A research team led by Prof. Baoquan Ding from the National Center for Nanoscience and Technology (NCNST) proposed a facile strategy for tumor therapy based on gene silencing assisted by nucleic acid self-assembly. The study was published in Angew. Chem. Int. Ed., entitled “Branched Antisense and siRNA Co-assembled Nanoplatform for Combined Gene Silencing and Tumor Therapy” (DOI: 10.1021/anie.202011174), link to the paper: https://onlinelibrary.wiley.com/doi/10.1002/anie.202011174.
According to the literature, cationic liposomes, polymer and inorganic nanoparticles are widely employed as carriers to deliver antisense or small interfering RNA (siRNA) to silence tumor related genes and inhibit tumor growth. Nucleic acid self-assembly system constructed by complementary base pairing can be designed into nanostructures of different sizes and shapes. Meanwhile, gene therapy drugs can also be co-assembled by complementary base pairing, which makes the construction of gene therapy system based on nucleic acid self-assembly possible.
Previously, Prof. Ding has constructed various delivery systems of gene therapy drugs based on multifunctional nucleic acid nanostructures (J. Am. Chem. Soc. 2019, 141, 19032; Angew. Chem. Int. Ed. 2018, 57, 15486; Nano Lett. 2018, 18, 3328). It is well known nucleic acid self-assembly structures can be utilized as drug carriers due to controlled size, site-specific modification and biocompatibility. To further improve the utilization of nucleic acid, it is very attractive to construct a novel gene therapy system composed of nucleic acid drugs and also acting as drug carriers.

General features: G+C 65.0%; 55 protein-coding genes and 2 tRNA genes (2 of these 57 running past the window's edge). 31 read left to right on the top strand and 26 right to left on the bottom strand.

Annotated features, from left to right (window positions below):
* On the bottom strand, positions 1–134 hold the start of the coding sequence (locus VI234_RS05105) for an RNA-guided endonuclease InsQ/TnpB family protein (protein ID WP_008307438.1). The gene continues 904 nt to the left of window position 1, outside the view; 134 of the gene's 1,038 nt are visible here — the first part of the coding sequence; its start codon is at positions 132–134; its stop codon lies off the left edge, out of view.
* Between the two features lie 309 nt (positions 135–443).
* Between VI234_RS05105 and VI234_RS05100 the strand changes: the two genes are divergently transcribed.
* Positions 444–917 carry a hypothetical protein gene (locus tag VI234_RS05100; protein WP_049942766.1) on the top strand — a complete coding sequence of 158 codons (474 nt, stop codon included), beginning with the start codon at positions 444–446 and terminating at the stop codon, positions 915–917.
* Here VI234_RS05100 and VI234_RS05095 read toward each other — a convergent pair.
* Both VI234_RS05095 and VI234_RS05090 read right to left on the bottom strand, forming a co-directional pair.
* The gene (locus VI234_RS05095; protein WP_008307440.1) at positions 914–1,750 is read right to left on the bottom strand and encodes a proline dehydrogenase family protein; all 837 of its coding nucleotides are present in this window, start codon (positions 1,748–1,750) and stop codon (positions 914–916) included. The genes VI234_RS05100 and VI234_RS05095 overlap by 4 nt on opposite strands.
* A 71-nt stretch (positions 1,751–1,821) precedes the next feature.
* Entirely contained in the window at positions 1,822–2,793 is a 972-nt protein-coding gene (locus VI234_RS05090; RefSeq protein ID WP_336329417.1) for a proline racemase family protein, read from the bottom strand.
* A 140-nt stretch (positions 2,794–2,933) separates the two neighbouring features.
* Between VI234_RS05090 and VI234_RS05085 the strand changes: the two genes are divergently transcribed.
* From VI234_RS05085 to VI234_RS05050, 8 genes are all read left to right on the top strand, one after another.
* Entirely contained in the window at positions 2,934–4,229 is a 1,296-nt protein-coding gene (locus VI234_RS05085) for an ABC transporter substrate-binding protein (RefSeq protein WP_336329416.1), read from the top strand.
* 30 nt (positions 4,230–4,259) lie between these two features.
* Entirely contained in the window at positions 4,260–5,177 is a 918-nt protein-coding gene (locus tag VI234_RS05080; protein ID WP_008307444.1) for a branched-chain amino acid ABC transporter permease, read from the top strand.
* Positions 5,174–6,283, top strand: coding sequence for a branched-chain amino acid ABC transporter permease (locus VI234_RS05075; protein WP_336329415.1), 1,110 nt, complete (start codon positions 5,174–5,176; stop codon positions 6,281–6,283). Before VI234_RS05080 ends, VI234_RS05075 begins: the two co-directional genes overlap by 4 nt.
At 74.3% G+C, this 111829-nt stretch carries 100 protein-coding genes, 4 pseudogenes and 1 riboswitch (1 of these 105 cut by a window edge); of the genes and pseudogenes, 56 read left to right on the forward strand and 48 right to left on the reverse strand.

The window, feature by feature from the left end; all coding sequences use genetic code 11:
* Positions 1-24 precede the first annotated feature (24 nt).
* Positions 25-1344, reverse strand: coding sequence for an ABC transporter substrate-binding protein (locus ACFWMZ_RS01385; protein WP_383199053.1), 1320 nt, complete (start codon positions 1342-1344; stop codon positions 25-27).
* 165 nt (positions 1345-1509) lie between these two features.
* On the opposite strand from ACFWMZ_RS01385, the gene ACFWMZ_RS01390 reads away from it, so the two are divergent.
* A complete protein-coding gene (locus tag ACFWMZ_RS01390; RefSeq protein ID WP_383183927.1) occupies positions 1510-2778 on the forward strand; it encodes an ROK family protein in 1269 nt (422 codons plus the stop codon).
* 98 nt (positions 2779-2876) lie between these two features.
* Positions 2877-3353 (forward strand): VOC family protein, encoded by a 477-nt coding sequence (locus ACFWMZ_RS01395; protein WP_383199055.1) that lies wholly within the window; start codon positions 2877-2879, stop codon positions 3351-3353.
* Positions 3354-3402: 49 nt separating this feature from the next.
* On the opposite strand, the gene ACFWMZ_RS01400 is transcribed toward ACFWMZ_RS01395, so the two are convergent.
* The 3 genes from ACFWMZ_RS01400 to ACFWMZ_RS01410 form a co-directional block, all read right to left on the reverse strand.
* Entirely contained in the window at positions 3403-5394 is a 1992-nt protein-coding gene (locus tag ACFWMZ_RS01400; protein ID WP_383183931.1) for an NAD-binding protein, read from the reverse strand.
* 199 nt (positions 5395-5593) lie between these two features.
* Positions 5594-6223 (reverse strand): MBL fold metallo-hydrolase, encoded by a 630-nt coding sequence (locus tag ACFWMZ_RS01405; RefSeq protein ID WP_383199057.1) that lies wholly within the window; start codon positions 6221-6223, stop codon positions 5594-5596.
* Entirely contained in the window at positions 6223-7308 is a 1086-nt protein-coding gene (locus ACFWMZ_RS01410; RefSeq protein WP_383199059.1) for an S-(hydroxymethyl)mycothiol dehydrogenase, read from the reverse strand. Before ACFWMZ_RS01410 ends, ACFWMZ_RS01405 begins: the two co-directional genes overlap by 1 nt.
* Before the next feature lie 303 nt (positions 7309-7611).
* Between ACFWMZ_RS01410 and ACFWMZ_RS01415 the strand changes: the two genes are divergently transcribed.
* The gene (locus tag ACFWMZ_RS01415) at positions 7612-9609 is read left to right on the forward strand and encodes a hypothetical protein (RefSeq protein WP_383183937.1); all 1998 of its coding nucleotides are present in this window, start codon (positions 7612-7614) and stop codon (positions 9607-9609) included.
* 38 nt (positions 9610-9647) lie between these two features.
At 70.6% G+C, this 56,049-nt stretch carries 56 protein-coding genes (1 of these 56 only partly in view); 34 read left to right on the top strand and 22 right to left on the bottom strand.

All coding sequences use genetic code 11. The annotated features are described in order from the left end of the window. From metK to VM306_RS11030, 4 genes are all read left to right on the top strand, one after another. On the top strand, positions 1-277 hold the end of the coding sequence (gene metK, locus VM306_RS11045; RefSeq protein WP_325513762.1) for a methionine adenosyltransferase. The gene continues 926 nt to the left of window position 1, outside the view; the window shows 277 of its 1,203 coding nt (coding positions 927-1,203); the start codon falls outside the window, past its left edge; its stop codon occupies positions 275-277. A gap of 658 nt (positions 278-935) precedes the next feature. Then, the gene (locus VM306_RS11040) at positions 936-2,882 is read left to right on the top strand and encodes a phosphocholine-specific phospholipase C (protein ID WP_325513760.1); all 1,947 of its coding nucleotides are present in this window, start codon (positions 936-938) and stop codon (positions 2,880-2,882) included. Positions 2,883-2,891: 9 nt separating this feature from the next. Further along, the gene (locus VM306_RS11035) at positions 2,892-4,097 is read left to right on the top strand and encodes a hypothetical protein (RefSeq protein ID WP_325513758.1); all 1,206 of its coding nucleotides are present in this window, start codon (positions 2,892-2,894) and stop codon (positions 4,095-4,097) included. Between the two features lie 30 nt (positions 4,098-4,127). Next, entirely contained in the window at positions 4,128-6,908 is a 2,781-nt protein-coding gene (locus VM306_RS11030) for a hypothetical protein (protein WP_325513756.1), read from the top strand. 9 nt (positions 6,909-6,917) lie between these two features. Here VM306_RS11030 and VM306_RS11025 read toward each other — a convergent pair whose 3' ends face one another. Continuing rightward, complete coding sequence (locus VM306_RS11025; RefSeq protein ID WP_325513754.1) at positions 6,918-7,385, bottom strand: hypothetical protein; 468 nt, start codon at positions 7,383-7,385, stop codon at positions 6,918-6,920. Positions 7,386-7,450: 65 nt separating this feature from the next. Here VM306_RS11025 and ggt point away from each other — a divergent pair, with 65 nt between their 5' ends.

Recently, Prof. Ding reported a facile strategy for construction of branched antisense DNA and siRNA co-assembled nanoplatform for combined gene silencing in vitro and in vivo. In this design, the branched antisense can efficiently capture siRNA with 3’ overhangs through DNA-RNA hybridization. After being equipped with an active targeting group and an endosomal escape peptide by host-guest interaction, the tailored nucleic acid nanostructure functions efficiently as both delivery carrier and therapeutic cargo, which is released by endogenous RNase H digestion. The multifunctional nucleic acid nanosystem elicits an efficient inhibition of tumor growth based on the combined gene silencing of the tumor-associated gene polo-like kinase 1 (PLK1). This biocompatible nucleic acid nanoplatform presents a new strategy for the development of gene therapy.
The research was supported by the National Natural Science Foundation of China, the Strategic Priority Research Program of CAS, the Key Research Program of Frontier Science, CAS, and so on.
Figure. Gene therapeutic nucleic acid nanocomposites constructed by co-assembly of branched antisense and siRNA for tumor therapy.